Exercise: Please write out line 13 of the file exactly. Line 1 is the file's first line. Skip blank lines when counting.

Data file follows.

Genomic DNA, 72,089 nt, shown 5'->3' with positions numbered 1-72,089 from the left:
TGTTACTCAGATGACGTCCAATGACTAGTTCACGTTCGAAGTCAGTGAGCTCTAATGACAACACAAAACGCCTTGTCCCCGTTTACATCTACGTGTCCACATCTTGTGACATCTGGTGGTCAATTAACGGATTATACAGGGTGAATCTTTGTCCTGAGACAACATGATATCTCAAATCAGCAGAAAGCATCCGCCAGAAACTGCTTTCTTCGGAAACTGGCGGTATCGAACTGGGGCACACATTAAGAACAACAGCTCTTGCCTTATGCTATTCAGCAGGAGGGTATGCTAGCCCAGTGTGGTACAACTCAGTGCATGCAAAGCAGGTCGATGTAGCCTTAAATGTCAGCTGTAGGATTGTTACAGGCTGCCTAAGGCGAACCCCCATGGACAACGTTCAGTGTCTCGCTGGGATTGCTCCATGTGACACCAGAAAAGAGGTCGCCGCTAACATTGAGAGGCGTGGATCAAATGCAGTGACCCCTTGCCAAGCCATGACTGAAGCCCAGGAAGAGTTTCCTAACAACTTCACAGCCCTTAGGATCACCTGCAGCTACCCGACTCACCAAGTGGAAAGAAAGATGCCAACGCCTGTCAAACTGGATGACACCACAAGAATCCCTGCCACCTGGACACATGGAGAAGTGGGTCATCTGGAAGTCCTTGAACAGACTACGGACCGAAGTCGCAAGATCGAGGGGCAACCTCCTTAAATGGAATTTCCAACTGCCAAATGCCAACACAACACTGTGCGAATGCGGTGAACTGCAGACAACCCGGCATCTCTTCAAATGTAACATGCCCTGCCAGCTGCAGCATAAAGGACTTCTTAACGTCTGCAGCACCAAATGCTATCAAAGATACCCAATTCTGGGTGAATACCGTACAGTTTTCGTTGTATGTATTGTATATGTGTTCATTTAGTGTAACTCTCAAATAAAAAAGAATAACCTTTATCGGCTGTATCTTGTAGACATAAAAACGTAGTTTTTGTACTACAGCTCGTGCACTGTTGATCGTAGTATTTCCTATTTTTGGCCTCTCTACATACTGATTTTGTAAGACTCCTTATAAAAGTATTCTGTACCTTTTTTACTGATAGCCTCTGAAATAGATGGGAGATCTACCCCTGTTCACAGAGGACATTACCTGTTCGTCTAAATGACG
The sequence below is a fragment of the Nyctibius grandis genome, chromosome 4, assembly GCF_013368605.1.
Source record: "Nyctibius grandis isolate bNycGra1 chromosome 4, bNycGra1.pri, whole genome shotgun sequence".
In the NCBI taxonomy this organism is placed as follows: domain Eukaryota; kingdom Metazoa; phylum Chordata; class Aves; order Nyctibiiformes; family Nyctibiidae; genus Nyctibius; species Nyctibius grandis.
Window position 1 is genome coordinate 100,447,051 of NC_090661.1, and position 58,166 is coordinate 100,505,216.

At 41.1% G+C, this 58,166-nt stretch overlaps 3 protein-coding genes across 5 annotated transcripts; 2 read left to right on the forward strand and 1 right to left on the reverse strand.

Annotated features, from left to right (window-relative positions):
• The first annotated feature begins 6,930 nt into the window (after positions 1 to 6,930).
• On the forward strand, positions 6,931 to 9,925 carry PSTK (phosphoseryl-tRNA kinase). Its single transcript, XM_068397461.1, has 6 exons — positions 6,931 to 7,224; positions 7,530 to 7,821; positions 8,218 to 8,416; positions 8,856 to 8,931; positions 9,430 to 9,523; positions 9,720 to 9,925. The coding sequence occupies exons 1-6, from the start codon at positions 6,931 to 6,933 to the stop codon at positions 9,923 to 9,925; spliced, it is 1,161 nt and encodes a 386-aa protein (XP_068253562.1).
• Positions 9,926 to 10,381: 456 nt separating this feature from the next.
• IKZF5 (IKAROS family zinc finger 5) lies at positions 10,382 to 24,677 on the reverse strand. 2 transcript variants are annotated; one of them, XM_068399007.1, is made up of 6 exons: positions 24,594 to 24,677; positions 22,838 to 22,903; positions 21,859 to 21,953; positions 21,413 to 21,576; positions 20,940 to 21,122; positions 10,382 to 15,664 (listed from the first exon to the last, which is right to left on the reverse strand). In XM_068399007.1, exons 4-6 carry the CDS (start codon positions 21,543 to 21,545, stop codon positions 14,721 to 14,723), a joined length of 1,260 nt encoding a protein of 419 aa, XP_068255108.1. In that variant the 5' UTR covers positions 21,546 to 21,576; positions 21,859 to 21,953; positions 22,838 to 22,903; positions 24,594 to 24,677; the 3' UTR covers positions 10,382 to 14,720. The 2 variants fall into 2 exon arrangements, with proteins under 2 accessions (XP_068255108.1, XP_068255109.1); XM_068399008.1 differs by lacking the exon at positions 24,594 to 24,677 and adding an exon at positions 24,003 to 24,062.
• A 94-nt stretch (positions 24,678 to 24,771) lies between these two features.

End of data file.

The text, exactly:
• A 94-nt stretch (positions 24,678 to 24,771) lies between these two features.